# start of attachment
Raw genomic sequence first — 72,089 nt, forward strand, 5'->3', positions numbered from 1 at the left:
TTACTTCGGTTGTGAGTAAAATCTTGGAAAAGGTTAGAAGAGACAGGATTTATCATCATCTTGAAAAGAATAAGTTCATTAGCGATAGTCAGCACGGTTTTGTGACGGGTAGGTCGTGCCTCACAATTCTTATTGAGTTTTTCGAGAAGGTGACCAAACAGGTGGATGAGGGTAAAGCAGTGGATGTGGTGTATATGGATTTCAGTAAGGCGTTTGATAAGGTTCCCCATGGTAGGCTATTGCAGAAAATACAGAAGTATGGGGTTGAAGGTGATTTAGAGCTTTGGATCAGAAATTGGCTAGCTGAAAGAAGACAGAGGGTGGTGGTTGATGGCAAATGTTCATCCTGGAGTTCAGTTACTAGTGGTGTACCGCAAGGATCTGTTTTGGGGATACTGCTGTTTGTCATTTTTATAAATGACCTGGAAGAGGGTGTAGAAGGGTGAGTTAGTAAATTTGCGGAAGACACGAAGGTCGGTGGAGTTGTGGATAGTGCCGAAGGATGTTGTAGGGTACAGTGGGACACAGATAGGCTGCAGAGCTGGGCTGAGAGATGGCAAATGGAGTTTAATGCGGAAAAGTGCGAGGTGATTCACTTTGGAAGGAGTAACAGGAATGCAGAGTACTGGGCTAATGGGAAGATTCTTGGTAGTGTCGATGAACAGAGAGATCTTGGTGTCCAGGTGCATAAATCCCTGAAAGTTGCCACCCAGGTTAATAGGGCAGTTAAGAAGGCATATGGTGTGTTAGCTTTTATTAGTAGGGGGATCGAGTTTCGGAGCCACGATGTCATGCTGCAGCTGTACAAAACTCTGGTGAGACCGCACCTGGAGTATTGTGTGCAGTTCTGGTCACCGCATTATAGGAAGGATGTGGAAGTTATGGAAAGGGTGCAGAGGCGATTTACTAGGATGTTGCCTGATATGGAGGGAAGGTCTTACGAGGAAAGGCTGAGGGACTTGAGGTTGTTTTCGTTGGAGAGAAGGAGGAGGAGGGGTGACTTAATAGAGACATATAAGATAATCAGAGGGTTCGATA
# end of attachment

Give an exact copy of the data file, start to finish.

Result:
Raw genomic sequence first — 72,089 nt, forward strand, 5'->3', positions numbered from 1 at the left:
TTACTTCGGTTGTGAGTAAAATCTTGGAAAAGGTTAGAAGAGACAGGATTTATCATCATCTTGAAAAGAATAAGTTCATTAGCGATAGTCAGCACGGTTTTGTGACGGGTAGGTCGTGCCTCACAATTCTTATTGAGTTTTTCGAGAAGGTGACCAAACAGGTGGATGAGGGTAAAGCAGTGGATGTGGTGTATATGGATTTCAGTAAGGCGTTTGATAAGGTTCCCCATGGTAGGCTATTGCAGAAAATACAGAAGTATGGGGTTGAAGGTGATTTAGAGCTTTGGATCAGAAATTGGCTAGCTGAAAGAAGACAGAGGGTGGTGGTTGATGGCAAATGTTCATCCTGGAGTTCAGTTACTAGTGGTGTACCGCAAGGATCTGTTTTGGGGATACTGCTGTTTGTCATTTTTATAAATGACCTGGAAGAGGGTGTAGAAGGGTGAGTTAGTAAATTTGCGGAAGACACGAAGGTCGGTGGAGTTGTGGATAGTGCCGAAGGATGTTGTAGGGTACAGTGGGACACAGATAGGCTGCAGAGCTGGGCTGAGAGATGGCAAATGGAGTTTAATGCGGAAAAGTGCGAGGTGATTCACTTTGGAAGGAGTAACAGGAATGCAGAGTACTGGGCTAATGGGAAGATTCTTGGTAGTGTCGATGAACAGAGAGATCTTGGTGTCCAGGTGCATAAATCCCTGAAAGTTGCCACCCAGGTTAATAGGGCAGTTAAGAAGGCATATGGTGTGTTAGCTTTTATTAGTAGGGGGATCGAGTTTCGGAGCCACGATGTCATGCTGCAGCTGTACAAAACTCTGGTGAGACCGCACCTGGAGTATTGTGTGCAGTTCTGGTCACCGCATTATAGGAAGGATGTGGAAGTTATGGAAAGGGTGCAGAGGCGATTTACTAGGATGTTGCCTGATATGGAGGGAAGGTCTTACGAGGAAAGGCTGAGGGACTTGAGGTTGTTTTCGTTGGAGAGAAGGAGGAGGAGGGGTGACTTAATAGAGACATATAAGATAATCAGAGGGTTCGATA